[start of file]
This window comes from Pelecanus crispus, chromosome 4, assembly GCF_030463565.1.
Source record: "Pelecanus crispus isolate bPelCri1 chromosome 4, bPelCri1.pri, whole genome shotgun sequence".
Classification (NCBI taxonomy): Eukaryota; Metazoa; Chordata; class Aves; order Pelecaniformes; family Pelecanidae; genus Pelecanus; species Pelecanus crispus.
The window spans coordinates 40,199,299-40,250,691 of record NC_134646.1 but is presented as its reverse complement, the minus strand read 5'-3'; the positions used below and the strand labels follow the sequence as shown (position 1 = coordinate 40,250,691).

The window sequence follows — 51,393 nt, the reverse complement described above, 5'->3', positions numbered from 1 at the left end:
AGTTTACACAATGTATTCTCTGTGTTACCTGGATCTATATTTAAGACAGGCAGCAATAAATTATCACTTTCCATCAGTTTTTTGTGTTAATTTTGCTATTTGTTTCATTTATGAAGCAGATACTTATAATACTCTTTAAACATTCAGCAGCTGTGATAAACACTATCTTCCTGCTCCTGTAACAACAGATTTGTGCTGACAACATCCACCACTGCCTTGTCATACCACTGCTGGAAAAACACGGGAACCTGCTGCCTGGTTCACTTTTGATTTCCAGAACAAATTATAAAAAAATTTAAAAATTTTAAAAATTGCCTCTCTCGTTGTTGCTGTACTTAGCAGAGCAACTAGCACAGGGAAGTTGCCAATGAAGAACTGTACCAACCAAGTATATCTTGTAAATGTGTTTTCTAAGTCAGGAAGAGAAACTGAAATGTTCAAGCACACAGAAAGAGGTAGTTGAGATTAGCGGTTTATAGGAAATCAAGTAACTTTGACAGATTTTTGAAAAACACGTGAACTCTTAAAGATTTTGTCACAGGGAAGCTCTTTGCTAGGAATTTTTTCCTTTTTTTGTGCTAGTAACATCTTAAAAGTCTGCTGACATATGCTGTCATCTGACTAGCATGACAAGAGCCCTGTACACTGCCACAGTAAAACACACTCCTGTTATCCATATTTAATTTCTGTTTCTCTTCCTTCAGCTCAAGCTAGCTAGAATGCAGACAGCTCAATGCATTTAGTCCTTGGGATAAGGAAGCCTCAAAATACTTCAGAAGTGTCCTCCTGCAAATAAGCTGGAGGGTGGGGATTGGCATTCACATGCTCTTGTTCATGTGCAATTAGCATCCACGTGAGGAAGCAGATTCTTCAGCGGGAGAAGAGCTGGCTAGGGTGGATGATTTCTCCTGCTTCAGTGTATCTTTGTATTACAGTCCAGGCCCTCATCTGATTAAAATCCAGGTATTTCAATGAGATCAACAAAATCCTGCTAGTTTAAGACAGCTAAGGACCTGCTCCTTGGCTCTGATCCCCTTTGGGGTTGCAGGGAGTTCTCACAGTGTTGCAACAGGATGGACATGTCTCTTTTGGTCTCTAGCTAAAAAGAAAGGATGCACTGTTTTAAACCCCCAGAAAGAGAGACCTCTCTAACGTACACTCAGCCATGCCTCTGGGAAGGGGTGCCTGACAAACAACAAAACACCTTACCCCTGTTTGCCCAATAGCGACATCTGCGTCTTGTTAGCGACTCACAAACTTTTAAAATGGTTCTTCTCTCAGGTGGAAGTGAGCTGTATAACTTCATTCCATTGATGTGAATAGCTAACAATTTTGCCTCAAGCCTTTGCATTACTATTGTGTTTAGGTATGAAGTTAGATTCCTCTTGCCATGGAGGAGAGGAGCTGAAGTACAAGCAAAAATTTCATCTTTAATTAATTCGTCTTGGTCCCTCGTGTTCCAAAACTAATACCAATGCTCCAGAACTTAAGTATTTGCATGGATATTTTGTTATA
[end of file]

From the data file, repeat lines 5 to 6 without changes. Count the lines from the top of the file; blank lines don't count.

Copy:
The window sequence follows — 51,393 nt, the reverse complement described above, 5'->3', positions numbered from 1 at the left end:
AGTTTACACAATGTATTCTCTGTGTTACCTGGATCTATATTTAAGACAGGCAGCAATAAATTATCACTTTCCATCAGTTTTTTGTGTTAATTTTGCTATTTGTTTCATTTATGAAGCAGATACTTATAATACTCTTTAAACATTCAGCAGCTGTGATAAACACTATCTTCCTGCTCCTGTAACAACAGATTTGTGCTGACAACATCCACCACTGCCTTGTCATACCACTGCTGGAAAAACACGGGAACCTGCTGCCTGGTTCACTTTTGATTTCCAGAACAAATTATAAAAAAATTTAAAAATTTTAAAAATTGCCTCTCTCGTTGTTGCTGTACTTAGCAGAGCAACTAGCACAGGGAAGTTGCCAATGAAGAACTGTACCAACCAAGTATATCTTGTAAATGTGTTTTCTAAGTCAGGAAGAGAAACTGAAATGTTCAAGCACACAGAAAGAGGTAGTTGAGATTAGCGGTTTATAGGAAATCAAGTAACTTTGACAGATTTTTGAAAAACACGTGAACTCTTAAAGATTTTGTCACAGGGAAGCTCTTTGCTAGGAATTTTTTCCTTTTTTTGTGCTAGTAACATCTTAAAAGTCTGCTGACATATGCTGTCATCTGACTAGCATGACAAGAGCCCTGTACACTGCCACAGTAAAACACACTCCTGTTATCCATATTTAATTTCTGTTTCTCTTCCTTCAGCTCAAGCTAGCTAGAATGCAGACAGCTCAATGCATTTAGTCCTTGGGATAAGGAAGCCTCAAAATACTTCAGAAGTGTCCTCCTGCAAATAAGCTGGAGGGTGGGGATTGGCATTCACATGCTCTTGTTCATGTGCAATTAGCATCCACGTGAGGAAGCAGATTCTTCAGCGGGAGAAGAGCTGGCTAGGGTGGATGATTTCTCCTGCTTCAGTGTATCTTTGTATTACAGTCCAGGCCCTCATCTGATTAAAATCCAGGTATTTCAATGAGATCAACAAAATCCTGCTAGTTTAAGACAGCTAAGGACCTGCTCCTTGGCTCTGATCCCCTTTGGGGTTGCAGGGAGTTCTCACAGTGTTGCAACAGGATGGACATGTCTCTTTTGGTCTCTAGCTAAAAAGAAAGGATGCACTGTTTTAAACCCCCAGAAAGAGAGACCTCTCTAACGTACACTCAGCCATGCCTCTGGGAAGGGGTGCCTGACAAACAACAAAACACCTTACCCCTGTTTGCCCAATAGCGACATCTGCGTCTTGTTAGCGACTCACAAACTTTTAAAATGGTTCTTCTCTCAGGTGGAAGTGAGCTGTATAACTTCATTCCATTGATGTGAATAGCTAACAATTTTGCCTCAAGCCTTTGCATTACTATTGTGTTTAGGTATGAAGTTAGATTCCTCTTGCCATGGAGGAGAGGAGCTGAAGTACAAGCAAAAATTTCATCTTTAATTAATTCGTCTTGGTCCCTCGTGTTCCAAAACTAATACCAATGCTCCAGAACTTAAGTATTTGCATGGATATTTTGTTATA